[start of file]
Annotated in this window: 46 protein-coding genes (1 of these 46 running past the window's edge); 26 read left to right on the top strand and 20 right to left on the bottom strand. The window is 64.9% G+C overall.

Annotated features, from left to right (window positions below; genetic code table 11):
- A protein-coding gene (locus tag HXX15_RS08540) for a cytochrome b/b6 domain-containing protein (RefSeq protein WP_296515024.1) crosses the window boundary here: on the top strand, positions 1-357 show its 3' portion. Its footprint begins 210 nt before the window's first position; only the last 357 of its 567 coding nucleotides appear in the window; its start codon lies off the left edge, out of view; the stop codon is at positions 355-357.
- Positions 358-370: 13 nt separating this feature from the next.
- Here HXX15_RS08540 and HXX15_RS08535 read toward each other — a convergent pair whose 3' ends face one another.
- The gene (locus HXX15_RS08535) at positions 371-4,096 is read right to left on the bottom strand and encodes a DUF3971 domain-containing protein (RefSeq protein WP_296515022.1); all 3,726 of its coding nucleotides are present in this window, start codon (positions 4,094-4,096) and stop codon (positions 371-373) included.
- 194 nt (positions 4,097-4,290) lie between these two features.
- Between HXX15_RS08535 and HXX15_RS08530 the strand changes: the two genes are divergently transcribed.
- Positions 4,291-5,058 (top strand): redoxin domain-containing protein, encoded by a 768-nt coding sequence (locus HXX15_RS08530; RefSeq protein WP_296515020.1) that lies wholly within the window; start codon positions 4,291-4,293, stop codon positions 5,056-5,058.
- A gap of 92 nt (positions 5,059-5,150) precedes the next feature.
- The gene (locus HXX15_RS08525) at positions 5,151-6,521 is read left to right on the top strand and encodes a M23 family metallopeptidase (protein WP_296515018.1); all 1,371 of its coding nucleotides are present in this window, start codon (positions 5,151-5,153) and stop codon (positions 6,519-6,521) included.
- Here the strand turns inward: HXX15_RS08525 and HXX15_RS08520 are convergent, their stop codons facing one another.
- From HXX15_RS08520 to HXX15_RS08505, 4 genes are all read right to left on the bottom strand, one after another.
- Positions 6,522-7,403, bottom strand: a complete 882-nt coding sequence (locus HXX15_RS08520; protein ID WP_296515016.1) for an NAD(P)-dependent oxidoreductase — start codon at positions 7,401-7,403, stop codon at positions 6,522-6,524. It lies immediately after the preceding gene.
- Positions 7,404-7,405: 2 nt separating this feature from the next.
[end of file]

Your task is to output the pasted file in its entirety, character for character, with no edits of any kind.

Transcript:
Annotated in this window: 46 protein-coding genes (1 of these 46 running past the window's edge); 26 read left to right on the top strand and 20 right to left on the bottom strand. The window is 64.9% G+C overall.

Annotated features, from left to right (window positions below; genetic code table 11):
- A protein-coding gene (locus tag HXX15_RS08540) for a cytochrome b/b6 domain-containing protein (RefSeq protein WP_296515024.1) crosses the window boundary here: on the top strand, positions 1-357 show its 3' portion. Its footprint begins 210 nt before the window's first position; only the last 357 of its 567 coding nucleotides appear in the window; its start codon lies off the left edge, out of view; the stop codon is at positions 355-357.
- Positions 358-370: 13 nt separating this feature from the next.
- Here HXX15_RS08540 and HXX15_RS08535 read toward each other — a convergent pair whose 3' ends face one another.
- The gene (locus HXX15_RS08535) at positions 371-4,096 is read right to left on the bottom strand and encodes a DUF3971 domain-containing protein (RefSeq protein WP_296515022.1); all 3,726 of its coding nucleotides are present in this window, start codon (positions 4,094-4,096) and stop codon (positions 371-373) included.
- 194 nt (positions 4,097-4,290) lie between these two features.
- Between HXX15_RS08535 and HXX15_RS08530 the strand changes: the two genes are divergently transcribed.
- Positions 4,291-5,058 (top strand): redoxin domain-containing protein, encoded by a 768-nt coding sequence (locus HXX15_RS08530; RefSeq protein WP_296515020.1) that lies wholly within the window; start codon positions 4,291-4,293, stop codon positions 5,056-5,058.
- A gap of 92 nt (positions 5,059-5,150) precedes the next feature.
- The gene (locus HXX15_RS08525) at positions 5,151-6,521 is read left to right on the top strand and encodes a M23 family metallopeptidase (protein WP_296515018.1); all 1,371 of its coding nucleotides are present in this window, start codon (positions 5,151-5,153) and stop codon (positions 6,519-6,521) included.
- Here the strand turns inward: HXX15_RS08525 and HXX15_RS08520 are convergent, their stop codons facing one another.
- From HXX15_RS08520 to HXX15_RS08505, 4 genes are all read right to left on the bottom strand, one after another.
- Positions 6,522-7,403, bottom strand: a complete 882-nt coding sequence (locus HXX15_RS08520; protein ID WP_296515016.1) for an NAD(P)-dependent oxidoreductase — start codon at positions 7,401-7,403, stop codon at positions 6,522-6,524. It lies immediately after the preceding gene.
- Positions 7,404-7,405: 2 nt separating this feature from the next.